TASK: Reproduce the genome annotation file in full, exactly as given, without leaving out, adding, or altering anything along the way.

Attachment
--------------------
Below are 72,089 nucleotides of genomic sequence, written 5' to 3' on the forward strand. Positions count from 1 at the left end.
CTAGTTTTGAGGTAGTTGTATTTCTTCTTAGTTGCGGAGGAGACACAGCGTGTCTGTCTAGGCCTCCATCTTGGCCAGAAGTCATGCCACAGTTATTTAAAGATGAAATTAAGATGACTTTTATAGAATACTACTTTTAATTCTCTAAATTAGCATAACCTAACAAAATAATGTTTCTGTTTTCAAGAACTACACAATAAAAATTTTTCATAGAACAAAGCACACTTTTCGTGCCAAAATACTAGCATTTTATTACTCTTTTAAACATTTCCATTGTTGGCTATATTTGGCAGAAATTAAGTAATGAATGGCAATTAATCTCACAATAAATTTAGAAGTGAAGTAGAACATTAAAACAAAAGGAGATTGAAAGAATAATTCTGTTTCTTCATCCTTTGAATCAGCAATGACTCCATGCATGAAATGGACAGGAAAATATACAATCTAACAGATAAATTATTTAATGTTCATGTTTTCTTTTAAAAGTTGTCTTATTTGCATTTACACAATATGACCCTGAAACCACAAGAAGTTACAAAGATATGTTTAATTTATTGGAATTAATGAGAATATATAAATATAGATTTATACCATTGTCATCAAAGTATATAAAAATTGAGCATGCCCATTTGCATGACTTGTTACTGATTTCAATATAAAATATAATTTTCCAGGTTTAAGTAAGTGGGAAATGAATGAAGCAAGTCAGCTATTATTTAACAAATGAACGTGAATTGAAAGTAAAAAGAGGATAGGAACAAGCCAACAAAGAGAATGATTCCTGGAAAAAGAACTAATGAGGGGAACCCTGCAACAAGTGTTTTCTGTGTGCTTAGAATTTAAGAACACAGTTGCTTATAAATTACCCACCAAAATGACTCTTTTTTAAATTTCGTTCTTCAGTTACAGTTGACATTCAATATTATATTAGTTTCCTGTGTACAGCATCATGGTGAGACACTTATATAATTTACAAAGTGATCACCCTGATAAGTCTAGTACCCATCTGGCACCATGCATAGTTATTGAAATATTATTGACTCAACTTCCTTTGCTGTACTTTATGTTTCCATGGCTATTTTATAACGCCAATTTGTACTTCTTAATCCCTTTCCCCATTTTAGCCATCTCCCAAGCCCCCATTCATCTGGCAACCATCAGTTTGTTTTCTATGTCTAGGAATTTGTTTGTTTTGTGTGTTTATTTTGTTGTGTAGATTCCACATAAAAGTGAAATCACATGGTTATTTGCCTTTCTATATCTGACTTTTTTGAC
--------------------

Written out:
Below are 72,089 nucleotides of genomic sequence, written 5' to 3' on the forward strand. Positions count from 1 at the left end.
CTAGTTTTGAGGTAGTTGTATTTCTTCTTAGTTGCGGAGGAGACACAGCGTGTCTGTCTAGGCCTCCATCTTGGCCAGAAGTCATGCCACAGTTATTTAAAGATGAAATTAAGATGACTTTTATAGAATACTACTTTTAATTCTCTAAATTAGCATAACCTAACAAAATAATGTTTCTGTTTTCAAGAACTACACAATAAAAATTTTTCATAGAACAAAGCACACTTTTCGTGCCAAAATACTAGCATTTTATTACTCTTTTAAACATTTCCATTGTTGGCTATATTTGGCAGAAATTAAGTAATGAATGGCAATTAATCTCACAATAAATTTAGAAGTGAAGTAGAACATTAAAACAAAAGGAGATTGAAAGAATAATTCTGTTTCTTCATCCTTTGAATCAGCAATGACTCCATGCATGAAATGGACAGGAAAATATACAATCTAACAGATAAATTATTTAATGTTCATGTTTTCTTTTAAAAGTTGTCTTATTTGCATTTACACAATATGACCCTGAAACCACAAGAAGTTACAAAGATATGTTTAATTTATTGGAATTAATGAGAATATATAAATATAGATTTATACCATTGTCATCAAAGTATATAAAAATTGAGCATGCCCATTTGCATGACTTGTTACTGATTTCAATATAAAATATAATTTTCCAGGTTTAAGTAAGTGGGAAATGAATGAAGCAAGTCAGCTATTATTTAACAAATGAACGTGAATTGAAAGTAAAAAGAGGATAGGAACAAGCCAACAAAGAGAATGATTCCTGGAAAAAGAACTAATGAGGGGAACCCTGCAACAAGTGTTTTCTGTGTGCTTAGAATTTAAGAACACAGTTGCTTATAAATTACCCACCAAAATGACTCTTTTTTAAATTTCGTTCTTCAGTTACAGTTGACATTCAATATTATATTAGTTTCCTGTGTACAGCATCATGGTGAGACACTTATATAATTTACAAAGTGATCACCCTGATAAGTCTAGTACCCATCTGGCACCATGCATAGTTATTGAAATATTATTGACTCAACTTCCTTTGCTGTACTTTATGTTTCCATGGCTATTTTATAACGCCAATTTGTACTTCTTAATCCCTTTCCCCATTTTAGCCATCTCCCAAGCCCCCATTCATCTGGCAACCATCAGTTTGTTTTCTATGTCTAGGAATTTGTTTGTTTTGTGTGTTTATTTTGTTGTGTAGATTCCACATAAAAGTGAAATCACATGGTTATTTGCCTTTCTATATCTGACTTTTTTGAC